The interplay between The Care Act 2014 and The Localism Act 2011 in the case of GS

Monday 1 August 2016

The Queen (on the application of GS by her litigation friend the Official Solicitor) v London Borough of Camden [2016] EWHC 1762 (Admin) (DHJ Peter Marquand), 27 July 2016. This is a challenge of the Defendant's decision of 26 October 2015 not to provide the Claimant with accommodation under the Care Act 2014.

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The Queen (on the application of GS by her litigation friend the Official Solicitor) v London Borough of Camden [2016] EWHC 1762 (Admin) (DHJ Peter Marquand), 27 July 2016

This is a case which clarifies the issue as to whether accommodation alone under the Care Act 2014 constitutes a need for care and support. The clear answer from the Judge, in line with previous authority, is that in the absence of other needs it is not.

The case also identifies how, in circumstances of a requirement to prevent a breach of ECHR rights, the Localism Act 2011 enables a local authority to act. It is likely that in the future following the Immigration Act 2016 and restrictions on support for persons from abroad that local authorities will be called on to use their Localism powers and duties more and more.

This is a challenge of the Defendant's decision of 26 October 2015 not to provide the Claimant with accommodation under the Care Act 2014. The Claimant, an adult Swiss National, suffers from physical and mental health problems.

On 23 October 2015, a social worker conducted a needs assessment under the Care Act 2014 and that was provided to the Claimant on 26 October 2015. The outcome of that assessment was that the Claimant did not have any need for care and support within the meaning of the Care Act 2014.

The Claimant sent a pre-action protocol letter dated 3 November 2015 claiming that the assessment was unlawful and that her Article 3 rights under the Convention would be breached in the absence of support. The Defendant responded on 10 November 2015 maintaining that its assessment was lawful.

Nevertheless, the central issue in this case was whether a need for accommodation is capable of amounting to a 'need for care and support' under the Care Act 2014.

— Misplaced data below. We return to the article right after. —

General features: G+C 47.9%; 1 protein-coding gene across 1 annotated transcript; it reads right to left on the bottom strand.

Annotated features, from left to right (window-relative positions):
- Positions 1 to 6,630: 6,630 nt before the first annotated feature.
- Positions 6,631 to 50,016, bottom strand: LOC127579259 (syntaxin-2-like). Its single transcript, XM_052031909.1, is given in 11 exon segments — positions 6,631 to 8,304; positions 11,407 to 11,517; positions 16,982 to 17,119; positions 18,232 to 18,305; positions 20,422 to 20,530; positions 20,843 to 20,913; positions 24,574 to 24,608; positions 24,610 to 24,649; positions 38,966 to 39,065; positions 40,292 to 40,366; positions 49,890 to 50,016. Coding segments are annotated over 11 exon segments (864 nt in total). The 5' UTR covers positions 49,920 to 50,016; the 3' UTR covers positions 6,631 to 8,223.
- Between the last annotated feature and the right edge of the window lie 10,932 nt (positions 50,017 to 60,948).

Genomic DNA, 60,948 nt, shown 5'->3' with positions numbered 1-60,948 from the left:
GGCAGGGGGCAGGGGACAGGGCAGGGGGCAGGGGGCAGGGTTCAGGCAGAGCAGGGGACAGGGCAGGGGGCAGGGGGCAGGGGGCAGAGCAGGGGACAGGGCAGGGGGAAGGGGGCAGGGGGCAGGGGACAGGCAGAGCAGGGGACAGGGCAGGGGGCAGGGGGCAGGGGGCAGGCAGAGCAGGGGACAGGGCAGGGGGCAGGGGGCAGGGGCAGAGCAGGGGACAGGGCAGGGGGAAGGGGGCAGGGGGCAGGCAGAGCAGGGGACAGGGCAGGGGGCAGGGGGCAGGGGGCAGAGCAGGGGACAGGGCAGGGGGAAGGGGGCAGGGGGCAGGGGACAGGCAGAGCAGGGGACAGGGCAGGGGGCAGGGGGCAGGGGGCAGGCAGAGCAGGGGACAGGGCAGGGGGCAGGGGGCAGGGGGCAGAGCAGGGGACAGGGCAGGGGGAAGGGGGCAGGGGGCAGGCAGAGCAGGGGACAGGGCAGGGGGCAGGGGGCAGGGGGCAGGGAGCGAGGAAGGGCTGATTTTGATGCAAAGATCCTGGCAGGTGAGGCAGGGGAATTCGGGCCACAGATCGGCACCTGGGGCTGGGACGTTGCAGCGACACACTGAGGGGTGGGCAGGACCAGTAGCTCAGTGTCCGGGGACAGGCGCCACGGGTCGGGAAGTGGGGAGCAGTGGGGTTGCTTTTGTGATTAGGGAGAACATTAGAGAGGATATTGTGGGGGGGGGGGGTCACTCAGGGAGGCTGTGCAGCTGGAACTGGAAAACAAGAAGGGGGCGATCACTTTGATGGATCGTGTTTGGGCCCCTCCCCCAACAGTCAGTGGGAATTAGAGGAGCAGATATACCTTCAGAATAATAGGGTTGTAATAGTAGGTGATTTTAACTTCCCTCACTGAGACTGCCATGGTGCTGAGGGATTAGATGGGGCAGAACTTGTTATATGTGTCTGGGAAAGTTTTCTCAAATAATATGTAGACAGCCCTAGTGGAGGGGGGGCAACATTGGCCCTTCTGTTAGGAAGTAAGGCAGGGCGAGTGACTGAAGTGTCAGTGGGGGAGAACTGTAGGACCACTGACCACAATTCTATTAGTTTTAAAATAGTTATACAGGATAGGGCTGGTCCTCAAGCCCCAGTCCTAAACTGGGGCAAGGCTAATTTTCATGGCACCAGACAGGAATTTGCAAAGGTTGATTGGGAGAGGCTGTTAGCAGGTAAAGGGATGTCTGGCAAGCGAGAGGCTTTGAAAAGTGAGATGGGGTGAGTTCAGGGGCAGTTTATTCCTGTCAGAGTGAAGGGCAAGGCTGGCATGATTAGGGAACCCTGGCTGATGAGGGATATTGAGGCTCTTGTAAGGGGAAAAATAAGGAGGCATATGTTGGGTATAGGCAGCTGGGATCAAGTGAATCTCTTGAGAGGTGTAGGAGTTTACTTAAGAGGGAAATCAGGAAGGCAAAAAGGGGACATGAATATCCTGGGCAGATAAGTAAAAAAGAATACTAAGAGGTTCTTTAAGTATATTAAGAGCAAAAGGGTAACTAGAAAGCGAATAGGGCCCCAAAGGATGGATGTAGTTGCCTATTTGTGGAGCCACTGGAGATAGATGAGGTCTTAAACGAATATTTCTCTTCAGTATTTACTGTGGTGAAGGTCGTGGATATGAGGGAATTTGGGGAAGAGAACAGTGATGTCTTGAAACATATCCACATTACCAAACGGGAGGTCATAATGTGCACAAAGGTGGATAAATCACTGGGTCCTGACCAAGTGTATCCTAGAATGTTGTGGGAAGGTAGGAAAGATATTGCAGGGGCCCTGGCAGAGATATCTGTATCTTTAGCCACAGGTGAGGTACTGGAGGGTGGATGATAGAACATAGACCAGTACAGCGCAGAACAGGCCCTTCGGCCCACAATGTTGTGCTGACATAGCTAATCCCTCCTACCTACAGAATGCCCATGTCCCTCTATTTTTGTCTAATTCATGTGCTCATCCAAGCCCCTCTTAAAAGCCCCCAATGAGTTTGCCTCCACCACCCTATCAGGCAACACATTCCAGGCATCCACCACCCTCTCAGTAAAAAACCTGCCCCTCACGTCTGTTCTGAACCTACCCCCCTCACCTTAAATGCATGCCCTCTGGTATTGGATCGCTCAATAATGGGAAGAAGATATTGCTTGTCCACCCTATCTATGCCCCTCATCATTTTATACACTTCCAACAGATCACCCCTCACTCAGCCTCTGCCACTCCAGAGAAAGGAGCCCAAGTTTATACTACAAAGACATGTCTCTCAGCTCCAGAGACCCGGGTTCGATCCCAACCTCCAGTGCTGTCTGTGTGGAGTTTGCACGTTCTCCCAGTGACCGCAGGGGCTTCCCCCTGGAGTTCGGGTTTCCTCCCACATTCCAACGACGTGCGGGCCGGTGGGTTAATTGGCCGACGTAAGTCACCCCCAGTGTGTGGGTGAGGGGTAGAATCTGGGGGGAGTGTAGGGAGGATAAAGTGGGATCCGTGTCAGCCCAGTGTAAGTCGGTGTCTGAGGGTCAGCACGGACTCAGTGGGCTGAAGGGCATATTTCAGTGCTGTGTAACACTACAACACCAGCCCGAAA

The Judge held that a 'need for care and support' does not include a need for accommodation alone on the applicability of the authorities under the National Assistance Act 1948, in relation to the meaning of 'need care and assistance.' It excludes a need for accommodation alone and this applies to the phrase 'need for care and support,' as it appears in the Care Act 2014.

The, 'need for care and support' is a different phrase and may mean something different to a 'need for care and assistance', but it does not include a need for accommodation alone.

The Court went on to examine the Localism Act 2011 It was agreed that the effect of schedule 3 of the Nationality, Immigration and Asylum Act 2002, in particular paragraphs 1 (ka) and 5, mean that the Claimant is not eligible for support or assistance under the Localism Act section 1. However, those paragraphs do not prevent the exercise of a power or the performance of a duty if, and to the extent that, its exercise or performance is necessary for the purposes of avoiding a breach of a person's rights under the Convention (paragraph 3 of Schedule 3).

It was agreed that the Care Act 2014, which came into force after the Localism Act 2011, does not contain within it a post-commencement limitation on the exercise of the section 1 power. Therefore the restrictions in section 2 (2) do not apply.

Section 1 of the Localism Act does give the local authority power to do anything that an individual generally may do and it may exercise that power in any way whatever including for the benefit of persons resident or present in its area (sections 1 (1) and 1(4)(c)). Therefore the Judge concluded that the Defendant in this case did have a power under section 1 of the Localism Act that it could exercise in the Claimant's favour.

The Judge concluded that the Defendant has not considered the question of any potential breaches of the Claimant's Convention rights because it did not believe it had any power to act.

Accordingly, the judge found the Defendant's decision not to exercise the power available to it under section 1 of the Localism Act was unlawful.

A transcript of the judgement can be found here.

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